Joe came home from Vietnam with just one leg and message: God had told him that the war was wrong. He added that God also told him that his church and town needed to change their minds about racial segregation. Since his church didn’t give him a chance to preach those messages, Joe communicated them in casual conversations. However, some of his fellow citizens assumed that they didn’t have to listen to Joe because the war gave him what we now call Post Traumatic Stress Disorder.
Our text reminds us that our calling to speak for God isn’t based on our suitability, mental or physical health, virtues or talents. It’s all about a God who’s willing to take a risk on us. It’s all about a God who not only calls us to speak and act, but also gives us everything we need to do so.
So in verse 7 God tells Jeremiah, “Say whatever I command you.” And in verse 8 God adds, “I am with you and will rescue you.” In other words, Jeremiah won’t have to work alone. God always stands by and equips those whom God calls to work for the Lord. What’s more, God doesn’t send Jeremiah to say what the prophet thinks about things. Only false prophets speak their own minds. God calls Jeremiah to say the words that God puts in the teenager’s mouth.
Yet that call can be very sobering. It may, after all, challenge us to speak about what’s happening in our world in very different terms than you and I usually assume. We, after all, generally think of world events in strictly political, military or economic terms.
But listen again to God’s call to Jeremiah in verse 10: “Today I appoint you over nations and kingdoms to uproot and tear down, to destroy and overthrow, to build and plant.” This radical message, of course, changes the whole history of the world. It suggests neither any kings nor any prophets can finally change what God announces.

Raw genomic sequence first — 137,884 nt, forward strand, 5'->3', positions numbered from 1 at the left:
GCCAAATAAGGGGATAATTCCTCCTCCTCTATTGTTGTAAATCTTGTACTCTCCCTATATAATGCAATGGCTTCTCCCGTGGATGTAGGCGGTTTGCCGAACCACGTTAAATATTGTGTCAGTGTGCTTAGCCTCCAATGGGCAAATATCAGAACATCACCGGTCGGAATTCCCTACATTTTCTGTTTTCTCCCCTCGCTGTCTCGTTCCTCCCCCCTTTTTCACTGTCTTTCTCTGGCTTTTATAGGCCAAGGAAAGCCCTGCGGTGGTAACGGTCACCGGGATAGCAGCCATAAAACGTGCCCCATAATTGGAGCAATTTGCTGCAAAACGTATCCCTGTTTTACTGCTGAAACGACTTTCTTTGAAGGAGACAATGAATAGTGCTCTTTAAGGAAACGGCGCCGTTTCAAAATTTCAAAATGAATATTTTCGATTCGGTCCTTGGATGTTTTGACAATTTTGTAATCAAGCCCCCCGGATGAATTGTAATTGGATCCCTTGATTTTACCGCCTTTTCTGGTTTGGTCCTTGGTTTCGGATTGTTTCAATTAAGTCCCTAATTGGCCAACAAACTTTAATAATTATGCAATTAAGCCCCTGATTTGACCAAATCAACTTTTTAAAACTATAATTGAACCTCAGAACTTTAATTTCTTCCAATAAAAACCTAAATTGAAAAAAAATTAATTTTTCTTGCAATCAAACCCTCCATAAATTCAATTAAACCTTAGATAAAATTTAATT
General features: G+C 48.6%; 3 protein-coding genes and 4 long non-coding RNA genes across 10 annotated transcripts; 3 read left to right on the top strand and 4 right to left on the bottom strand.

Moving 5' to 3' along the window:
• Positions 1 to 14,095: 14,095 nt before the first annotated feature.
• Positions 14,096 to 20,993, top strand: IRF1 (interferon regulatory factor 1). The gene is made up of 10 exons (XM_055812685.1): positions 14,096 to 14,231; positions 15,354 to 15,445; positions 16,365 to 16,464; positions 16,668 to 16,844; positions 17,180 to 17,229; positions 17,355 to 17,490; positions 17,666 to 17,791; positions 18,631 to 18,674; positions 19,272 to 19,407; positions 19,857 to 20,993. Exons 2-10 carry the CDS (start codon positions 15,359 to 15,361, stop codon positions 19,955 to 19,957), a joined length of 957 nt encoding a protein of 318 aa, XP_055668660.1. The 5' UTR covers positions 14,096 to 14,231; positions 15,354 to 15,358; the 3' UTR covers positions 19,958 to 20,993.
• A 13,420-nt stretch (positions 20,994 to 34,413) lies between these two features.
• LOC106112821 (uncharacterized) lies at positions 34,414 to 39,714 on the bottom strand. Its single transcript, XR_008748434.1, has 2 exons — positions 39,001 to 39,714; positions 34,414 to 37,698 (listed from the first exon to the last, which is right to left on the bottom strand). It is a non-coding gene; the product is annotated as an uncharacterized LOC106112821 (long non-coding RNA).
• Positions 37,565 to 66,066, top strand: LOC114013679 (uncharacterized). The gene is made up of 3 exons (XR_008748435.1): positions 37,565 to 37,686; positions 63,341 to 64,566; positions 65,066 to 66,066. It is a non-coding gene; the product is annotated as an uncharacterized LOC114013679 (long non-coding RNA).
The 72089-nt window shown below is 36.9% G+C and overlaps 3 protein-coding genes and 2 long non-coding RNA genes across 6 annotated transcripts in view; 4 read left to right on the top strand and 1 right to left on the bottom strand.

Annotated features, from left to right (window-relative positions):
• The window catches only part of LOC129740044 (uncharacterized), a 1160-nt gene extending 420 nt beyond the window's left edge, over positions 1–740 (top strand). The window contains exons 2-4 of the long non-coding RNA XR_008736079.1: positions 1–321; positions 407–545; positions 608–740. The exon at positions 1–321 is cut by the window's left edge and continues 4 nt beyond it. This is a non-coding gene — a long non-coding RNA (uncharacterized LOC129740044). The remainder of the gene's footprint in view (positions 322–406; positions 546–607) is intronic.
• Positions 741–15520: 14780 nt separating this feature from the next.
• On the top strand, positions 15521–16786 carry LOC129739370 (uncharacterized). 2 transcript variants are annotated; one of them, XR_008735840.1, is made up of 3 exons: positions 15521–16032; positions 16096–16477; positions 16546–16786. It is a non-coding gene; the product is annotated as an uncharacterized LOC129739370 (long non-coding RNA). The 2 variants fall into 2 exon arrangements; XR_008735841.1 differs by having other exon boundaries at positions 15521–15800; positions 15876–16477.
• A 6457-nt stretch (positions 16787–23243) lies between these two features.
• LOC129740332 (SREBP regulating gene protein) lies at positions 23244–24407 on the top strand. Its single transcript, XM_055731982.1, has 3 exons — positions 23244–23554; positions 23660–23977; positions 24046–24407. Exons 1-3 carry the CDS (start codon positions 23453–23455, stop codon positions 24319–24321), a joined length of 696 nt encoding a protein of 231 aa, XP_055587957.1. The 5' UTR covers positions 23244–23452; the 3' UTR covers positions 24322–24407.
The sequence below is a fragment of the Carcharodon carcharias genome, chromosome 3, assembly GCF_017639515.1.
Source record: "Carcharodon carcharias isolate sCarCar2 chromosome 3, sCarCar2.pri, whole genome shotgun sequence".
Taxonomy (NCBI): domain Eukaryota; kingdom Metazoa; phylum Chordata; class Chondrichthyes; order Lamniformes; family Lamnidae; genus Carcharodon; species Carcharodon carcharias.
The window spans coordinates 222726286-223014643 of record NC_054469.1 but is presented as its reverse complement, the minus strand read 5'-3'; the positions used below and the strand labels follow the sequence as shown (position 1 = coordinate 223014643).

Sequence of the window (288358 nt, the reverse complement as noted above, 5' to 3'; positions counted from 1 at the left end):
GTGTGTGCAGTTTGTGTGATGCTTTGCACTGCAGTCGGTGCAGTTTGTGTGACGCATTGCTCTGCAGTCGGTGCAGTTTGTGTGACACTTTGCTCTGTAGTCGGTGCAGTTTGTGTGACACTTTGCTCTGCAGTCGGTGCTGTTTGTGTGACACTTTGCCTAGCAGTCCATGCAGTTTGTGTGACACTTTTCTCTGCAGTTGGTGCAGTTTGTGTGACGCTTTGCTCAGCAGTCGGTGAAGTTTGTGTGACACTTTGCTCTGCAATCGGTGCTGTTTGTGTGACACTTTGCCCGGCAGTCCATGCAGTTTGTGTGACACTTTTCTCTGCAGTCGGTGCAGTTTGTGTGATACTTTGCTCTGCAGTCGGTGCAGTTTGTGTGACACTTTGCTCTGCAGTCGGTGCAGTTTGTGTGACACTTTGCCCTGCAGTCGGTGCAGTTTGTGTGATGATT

Jeremiah’s message also means that God’s reign isn’t limited to Israel. God has authority over all the nations. So even countries that are hostile to the Lord are accountable to God for their actions. God will somehow move their history as God chooses. It’s God, after all, who finally uproots and tears down, who destroys and overthrows, who builds and plants. So no historical structure, national policy or defensive alliance can defend itself against God’s judgment.
What’s more, God also creates possibilities even when everything seems hopeless. God alone, God tells Jeremiah to tell the nations, has the power to somehow bring both endings and new beginnings in history. Postmodernity claims that human groups build and create reality by the language we use. Perhaps, then, in one sense, God is the ultimate post-modern, as Paul Raabe writes. God’s words, after all, genuinely create and build reality.
Thankfully, then, destruction isn’t God’s last word for Israel, you or me. In John 2:19 Jesus also uses the word “destroy” to refer to Jerusalem’s temple. However, we realize that Jesus is also referring to himself. He’s insisting that when people tear him down by crucifying him, God will “raise” him, build him again in three days.
In Lord’s Day 12 of the Heidelberg Catechism Reformed Christians profess that God has anointed God’s people to be “prophets.” God chose us, we profess there, to “confess his name.” God has singled us out to speak and act on God’s behalf.
How, then, is this story of God’s call to Jeremiah to be a prophet of both destruction and hope the story of those who start school again very soon? How does this story remind adults of our own call at home or work? What might God be calling you and me to speak out about in our neighborhoods, for or against?
A Texas high school track team had to postpone one of its meets to the following Saturday. That, however, was when one of its runners had planned to leave on a mission trip. When she told her coach about the conflict, he said, “Your teammates are counting on you. You can’t let them down.” When she went back to him the next day, he said, “You’re either here for the meet or you turn in your uniform.” So the athlete returned a third time, tearfully handed her coach her uniform and walked away.
Many of the other runners’ Christian parents supported the coach. So the former member of the track team stunned them when she told them, “This is about God.” But I wonder why they were so shocked.
One of their teenagers was choosing God and church over her track team. That’s the way her parents and church had raised her – to put God first in her life. Of course, she wasn’t standing up for racial justice or against a war. But, then, all prophets have to start somewhere.